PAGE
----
Beneath the Sugar Coating
The Great Sugar Rush
If you've been paying attention at the grocery store lately, you've certainly noticed that the shelves in the sugar section have been inundated with new products. The recent barrage of granules, crystals, flakes, and powders has made it challenging to distinguish one sugar from another. Granulated white sugar was once the only option available. Today, however, there is fierce competition from a throng of new products--evaporated cane juice, organic cane sugar, cane juice crystals, and a number of others with similar names. For the sake of simplicity, I'll refer to these new sugars as cane sugars.
Glazing Over The Truth
At the moment, a great deal of information is not available regarding cane sugars. There does seem to be a misconception that they are wholly better for you than white sugar, which is simply not true. Some manufacturers mislead consumers into believing that cane sugars are not processed when, in fact, all sugars derived from sugar cane go through some processing, the distinction being how much.
How Sugar is Processed
In the most simple terms, processing extracts the juice from the cane and evaporates the liquid so that just the dry, beige crystals remain. These crystals can be packaged as they are, as cane sugars, or they can be processed further to remove their color to become white sugar.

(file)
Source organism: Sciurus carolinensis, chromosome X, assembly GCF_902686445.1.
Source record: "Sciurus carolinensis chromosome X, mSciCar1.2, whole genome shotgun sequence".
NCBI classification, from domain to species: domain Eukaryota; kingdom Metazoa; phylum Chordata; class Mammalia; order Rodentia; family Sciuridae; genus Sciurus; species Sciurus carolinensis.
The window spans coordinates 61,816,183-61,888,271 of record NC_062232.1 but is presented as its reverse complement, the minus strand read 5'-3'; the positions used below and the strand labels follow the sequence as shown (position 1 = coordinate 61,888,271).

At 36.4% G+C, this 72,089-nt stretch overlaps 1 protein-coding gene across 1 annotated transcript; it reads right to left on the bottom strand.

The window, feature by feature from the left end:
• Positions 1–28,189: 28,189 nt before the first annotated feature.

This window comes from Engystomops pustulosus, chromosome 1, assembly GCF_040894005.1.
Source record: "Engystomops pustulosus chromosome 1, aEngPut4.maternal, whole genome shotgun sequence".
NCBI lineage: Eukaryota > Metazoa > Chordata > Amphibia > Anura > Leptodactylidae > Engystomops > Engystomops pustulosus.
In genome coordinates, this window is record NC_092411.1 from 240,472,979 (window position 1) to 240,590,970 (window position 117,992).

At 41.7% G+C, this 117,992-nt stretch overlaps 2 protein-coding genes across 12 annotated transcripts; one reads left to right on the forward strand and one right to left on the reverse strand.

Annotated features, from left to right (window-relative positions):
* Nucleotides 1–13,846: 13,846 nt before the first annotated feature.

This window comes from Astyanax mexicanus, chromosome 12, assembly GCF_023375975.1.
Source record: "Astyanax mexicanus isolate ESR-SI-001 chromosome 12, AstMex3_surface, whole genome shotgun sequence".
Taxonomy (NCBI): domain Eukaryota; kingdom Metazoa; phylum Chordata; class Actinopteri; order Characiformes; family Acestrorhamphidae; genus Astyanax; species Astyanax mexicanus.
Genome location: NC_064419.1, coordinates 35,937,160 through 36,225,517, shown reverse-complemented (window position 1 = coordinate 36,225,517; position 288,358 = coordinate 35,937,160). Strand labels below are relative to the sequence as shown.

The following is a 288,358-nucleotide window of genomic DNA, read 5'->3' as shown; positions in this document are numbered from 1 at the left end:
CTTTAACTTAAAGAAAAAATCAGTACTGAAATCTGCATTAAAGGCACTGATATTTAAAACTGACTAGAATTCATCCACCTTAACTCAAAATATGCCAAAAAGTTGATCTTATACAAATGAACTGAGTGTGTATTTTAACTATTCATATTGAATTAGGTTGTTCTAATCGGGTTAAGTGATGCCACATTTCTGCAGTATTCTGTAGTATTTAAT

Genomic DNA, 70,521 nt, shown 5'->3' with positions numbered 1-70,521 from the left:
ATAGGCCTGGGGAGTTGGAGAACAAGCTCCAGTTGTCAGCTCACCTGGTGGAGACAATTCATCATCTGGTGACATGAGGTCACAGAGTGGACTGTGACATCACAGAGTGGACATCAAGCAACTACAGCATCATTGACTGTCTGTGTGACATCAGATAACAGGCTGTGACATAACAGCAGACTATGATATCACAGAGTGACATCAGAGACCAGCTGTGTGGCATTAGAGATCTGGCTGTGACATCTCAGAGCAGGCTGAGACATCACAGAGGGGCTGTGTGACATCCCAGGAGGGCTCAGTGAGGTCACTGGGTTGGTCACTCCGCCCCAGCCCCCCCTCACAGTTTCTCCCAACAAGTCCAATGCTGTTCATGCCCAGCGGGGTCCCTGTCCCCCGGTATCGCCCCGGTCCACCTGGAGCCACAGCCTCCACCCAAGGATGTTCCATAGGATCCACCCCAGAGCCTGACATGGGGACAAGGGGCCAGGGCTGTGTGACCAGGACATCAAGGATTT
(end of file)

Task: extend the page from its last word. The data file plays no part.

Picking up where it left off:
The whitening process, which is where much of the controversy surrounding sugar refining comes in, is typically achieved in one of two ways--chemical bleaching or carbon filtration. While the reasoning behind the objections to chemicals is fairly clear, there are also concerns about carbon filters because they are often made from charred cattle bones. Even though the bones are not incorporated into the sugar, the practice is somewhat disturbing, particularly to anyone who rejects using animals for food or clothing.
Special Effects of Cane Sugars
False assertions have been made claiming that cane sugars affect the body differently than white sugar. The truth is, both types of sugar have the same chemical composition and, therefore, the same effect on the body. This is especially important information for anyone with blood sugar issues who may be misled to believe that they can freely eat cane sugars without negative results.
The Sweet & Safer Side of Sugar
Despite the similarities, there are some significant differences between white and cane sugars. Traditional sugar cane plantations have been known for imprudent use of pesticides, chemicals, and fertilizers. Because sugar is a highly concentrated substance, any chemicals used in sugar production are going to be concentrated in the sugar itself. In addition, pesticides and fertilizers have a negative environmental impact and can affect soil viability and neighboring plants and water sources. Most brands of cane sugar are made from organically grown sugar cane and, therefore, are much safer for human consumption and the environment.
While there are still many unanswered questions regarding the differences between white and cane sugars, reducing the amount of chemicals in your body and the environment, is always a good thing. That is justification enough for giving these new sugars a try.